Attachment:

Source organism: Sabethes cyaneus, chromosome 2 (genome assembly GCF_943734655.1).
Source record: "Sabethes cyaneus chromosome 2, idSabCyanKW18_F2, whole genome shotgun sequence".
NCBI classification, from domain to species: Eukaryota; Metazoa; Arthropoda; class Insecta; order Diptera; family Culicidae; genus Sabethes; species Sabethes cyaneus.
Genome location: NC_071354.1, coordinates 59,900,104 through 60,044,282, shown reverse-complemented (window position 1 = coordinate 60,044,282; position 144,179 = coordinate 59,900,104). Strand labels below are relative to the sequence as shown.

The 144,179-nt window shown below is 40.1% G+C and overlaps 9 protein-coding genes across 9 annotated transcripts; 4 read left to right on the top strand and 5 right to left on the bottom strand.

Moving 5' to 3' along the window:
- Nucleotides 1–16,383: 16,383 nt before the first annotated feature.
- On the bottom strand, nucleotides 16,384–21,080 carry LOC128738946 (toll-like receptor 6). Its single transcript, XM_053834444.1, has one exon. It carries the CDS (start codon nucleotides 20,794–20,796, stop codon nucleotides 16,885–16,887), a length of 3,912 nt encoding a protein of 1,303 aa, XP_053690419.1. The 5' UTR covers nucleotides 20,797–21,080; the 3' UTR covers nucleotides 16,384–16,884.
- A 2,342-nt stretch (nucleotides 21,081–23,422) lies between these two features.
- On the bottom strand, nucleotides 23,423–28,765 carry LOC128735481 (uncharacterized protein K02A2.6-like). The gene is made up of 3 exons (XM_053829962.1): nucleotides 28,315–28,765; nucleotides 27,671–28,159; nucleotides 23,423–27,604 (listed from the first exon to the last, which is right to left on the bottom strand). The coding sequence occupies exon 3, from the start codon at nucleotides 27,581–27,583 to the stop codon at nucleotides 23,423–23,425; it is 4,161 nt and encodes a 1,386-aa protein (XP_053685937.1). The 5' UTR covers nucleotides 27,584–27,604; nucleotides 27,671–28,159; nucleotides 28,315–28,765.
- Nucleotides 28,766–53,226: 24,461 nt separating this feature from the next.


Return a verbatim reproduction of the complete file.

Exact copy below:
Source organism: Sabethes cyaneus, chromosome 2 (genome assembly GCF_943734655.1).
Source record: "Sabethes cyaneus chromosome 2, idSabCyanKW18_F2, whole genome shotgun sequence".
NCBI classification, from domain to species: Eukaryota; Metazoa; Arthropoda; class Insecta; order Diptera; family Culicidae; genus Sabethes; species Sabethes cyaneus.
Genome location: NC_071354.1, coordinates 59,900,104 through 60,044,282, shown reverse-complemented (window position 1 = coordinate 60,044,282; position 144,179 = coordinate 59,900,104). Strand labels below are relative to the sequence as shown.

The 144,179-nt window shown below is 40.1% G+C and overlaps 9 protein-coding genes across 9 annotated transcripts; 4 read left to right on the top strand and 5 right to left on the bottom strand.

Moving 5' to 3' along the window:
- Nucleotides 1–16,383: 16,383 nt before the first annotated feature.
- On the bottom strand, nucleotides 16,384–21,080 carry LOC128738946 (toll-like receptor 6). Its single transcript, XM_053834444.1, has one exon. It carries the CDS (start codon nucleotides 20,794–20,796, stop codon nucleotides 16,885–16,887), a length of 3,912 nt encoding a protein of 1,303 aa, XP_053690419.1. The 5' UTR covers nucleotides 20,797–21,080; the 3' UTR covers nucleotides 16,384–16,884.
- A 2,342-nt stretch (nucleotides 21,081–23,422) lies between these two features.
- On the bottom strand, nucleotides 23,423–28,765 carry LOC128735481 (uncharacterized protein K02A2.6-like). The gene is made up of 3 exons (XM_053829962.1): nucleotides 28,315–28,765; nucleotides 27,671–28,159; nucleotides 23,423–27,604 (listed from the first exon to the last, which is right to left on the bottom strand). The coding sequence occupies exon 3, from the start codon at nucleotides 27,581–27,583 to the stop codon at nucleotides 23,423–23,425; it is 4,161 nt and encodes a 1,386-aa protein (XP_053685937.1). The 5' UTR covers nucleotides 27,584–27,604; nucleotides 27,671–28,159; nucleotides 28,315–28,765.
- Nucleotides 28,766–53,226: 24,461 nt separating this feature from the next.